Senator WALSH: Is there scope in the review to consider how low-paid workers might be disproportionately locked out of the bargaining system and to consider measures that might assist low-paid workers? Do we understand that that may be a strong focus of the review?

Mr Hehir : I might be able to give an answer to a previous question which might help with that. The unions that we're contacting which are from the Fair Work Commission's consultancy group—my understanding is it is the User Group—are the AMWU, the ANMF, the AWU, the CEPU, the CFMMEU, the HSU, the IEU, the CPSU, the SDA, the NUW and UV—so United Voice. So there are quite a broad range of unions and representatives—

Senator PRATT: That's in relation to the bargaining stakeholder assessment?

Mr Hehir : I think that's where the question was going in terms of the bargaining process. It's entirely possible that United Voice, for example, may say, 'We have trouble at bargaining.' I don't want to pre-empt them, but there is that possibility given the range of people contacted.

Senator WALSH: Thank you.

Senator SHELDON: That doesn't include peak employee bodies?

Mr Hehir : That's the list of unions that we're contacting; as I said before, we're going through that process at the moment. I don't have the list in front of me for the—

Senator SHELDON: I just note it doesn't include all the unions in the gig economy area, in that future-of-work area. Since the Fair Work Commission ruling in 2017, penalty rates in the retail, fast-food, hospitality and pharmacy sectors have been abolished in wages for hundreds of thousands of workers across the country. The final cut to penalty rates in the pharmacy sector is due to take effect on 1 July 2020. How many extra jobs have been created through the cuts to penalty rates that have already occurred?

Mr Hehir : I can start on that question before I pass to Ms Durbin. The penalty rates weren't abolished; they were reduced, my understanding is, for Sundays. In addition to that, the Fair Work Commission has more recently increased penalty rates for casuals in some awards. So it hasn't been a universal cut; we've had increases and decreases. It was, from my recollection, for awards and Sundays only. In terms of the substance of your question, in terms of jobs, I might pass to Ms Durbin or Ms Wang.

Ms Durbin : As you know, both the Fair Work Commission, as part of its four-yearly review, and the Productivity Commission, prior to that, looked at the issue of penalty rates. Both indicated that it was their view that changes to Sunday penalty rates based on the issue around the disutility of Sunday would increase services for consumers and therefore lead to a range of other changes, including an increase in jobs and hours. The issue we have is that it is very difficult to measure that, because you can't detangle the range of economic factors that change over time, and employers' behaviour is obviously influenced by a very wide range of factors.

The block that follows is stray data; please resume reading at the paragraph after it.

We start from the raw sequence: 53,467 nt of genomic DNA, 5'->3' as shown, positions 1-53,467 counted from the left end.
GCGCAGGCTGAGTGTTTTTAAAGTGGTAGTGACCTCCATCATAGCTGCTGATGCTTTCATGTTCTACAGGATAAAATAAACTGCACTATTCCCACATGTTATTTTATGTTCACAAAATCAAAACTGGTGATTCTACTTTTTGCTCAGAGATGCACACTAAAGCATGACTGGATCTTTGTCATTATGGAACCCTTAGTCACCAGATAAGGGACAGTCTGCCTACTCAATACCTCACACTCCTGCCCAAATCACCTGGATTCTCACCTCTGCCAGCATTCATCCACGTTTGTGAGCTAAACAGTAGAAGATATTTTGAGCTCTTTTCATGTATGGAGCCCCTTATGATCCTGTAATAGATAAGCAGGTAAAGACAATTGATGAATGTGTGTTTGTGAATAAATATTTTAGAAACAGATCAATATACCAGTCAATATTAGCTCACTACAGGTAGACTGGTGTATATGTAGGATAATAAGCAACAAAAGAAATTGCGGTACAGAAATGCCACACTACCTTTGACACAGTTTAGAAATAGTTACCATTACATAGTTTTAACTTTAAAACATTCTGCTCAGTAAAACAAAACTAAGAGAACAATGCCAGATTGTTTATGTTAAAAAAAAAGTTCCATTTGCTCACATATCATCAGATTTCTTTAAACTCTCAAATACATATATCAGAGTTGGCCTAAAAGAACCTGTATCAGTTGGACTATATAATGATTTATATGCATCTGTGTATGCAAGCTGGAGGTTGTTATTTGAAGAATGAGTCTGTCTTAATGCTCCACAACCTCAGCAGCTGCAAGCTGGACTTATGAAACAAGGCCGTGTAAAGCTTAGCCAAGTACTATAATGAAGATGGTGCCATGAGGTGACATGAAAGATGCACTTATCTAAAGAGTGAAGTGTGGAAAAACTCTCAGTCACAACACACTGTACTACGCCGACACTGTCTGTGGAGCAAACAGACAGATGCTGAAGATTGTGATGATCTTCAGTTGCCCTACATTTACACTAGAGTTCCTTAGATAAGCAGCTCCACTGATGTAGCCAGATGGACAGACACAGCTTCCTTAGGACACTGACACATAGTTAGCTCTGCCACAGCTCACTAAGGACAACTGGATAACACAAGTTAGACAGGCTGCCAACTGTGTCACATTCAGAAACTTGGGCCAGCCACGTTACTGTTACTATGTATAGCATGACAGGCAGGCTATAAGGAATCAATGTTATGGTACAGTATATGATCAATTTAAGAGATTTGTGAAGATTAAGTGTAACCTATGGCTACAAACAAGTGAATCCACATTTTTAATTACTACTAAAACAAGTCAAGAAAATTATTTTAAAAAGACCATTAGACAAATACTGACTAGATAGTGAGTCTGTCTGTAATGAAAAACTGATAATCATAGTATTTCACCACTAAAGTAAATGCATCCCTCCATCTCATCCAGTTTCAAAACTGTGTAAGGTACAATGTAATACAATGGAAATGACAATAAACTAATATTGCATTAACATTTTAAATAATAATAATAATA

There are other issues. As Mr Hehir said, it is a subset of awards that apply across the retail, trade, accommodation and food services industries—so it was not all awards. Similarly, it was not all workers under those awards; for example, casual employees under the hospitality award did not have their penalty rates affected. Similarly, the changes to the fast-food award only applied to one level of employees; it didn't apply across the board. So not all workers under those awards were affected anyway.

As you just indicated, Senator, the Fair Work Commission made a decision to phase in the changes to penalty rates. A number of those awards have now finished the transition, and a number of the awards are now in year 3 of a four-year transition—so there was a phased approach. The commission also took the decision that changes to penalty rates would come into effect on 1 July each year; that is the same time that the annual wage review decisions also come into effect. As Mr Hehir said, those decisions by the Fair Work Commission have seen award wage increases of at least three per cent over the last three years. That's a long answer to say that, unfortunately, we cannot detangle the effects to provide a quantitative indication of the change.

Senator SHELDON: Thank you. The Council of Small Business, which has given subsequent consideration to the question of jobs being created as a result of penalty rates being abolished, says:

There's no extra jobs on Sunday. There's been no extra hours. Certainly, I don't know anyone ... It's been just a waste of time.

That was on 26 April 2019. What new research have you taken out—or do I take from your answer that there is no research that verifies the fact that one single job has been created from tens of thousands of workers losing their weekend penalty rates?

Mr Hehir : That wasn't quite the evidence given by Ms Durbin. Her evidence was that it isn't possible to detangle all the other influences that are happening. The economy doesn't operate in a steady state. There are a number of other factors that can change at any point in time, and it's impossible to detangle those effects from each other when we look at what the actual job numbers are.

CHAIR: The committee will now move on to the next section. We will release the Industrial Relations group within the Attorney-General's Department. Thank you for coming along this afternoon.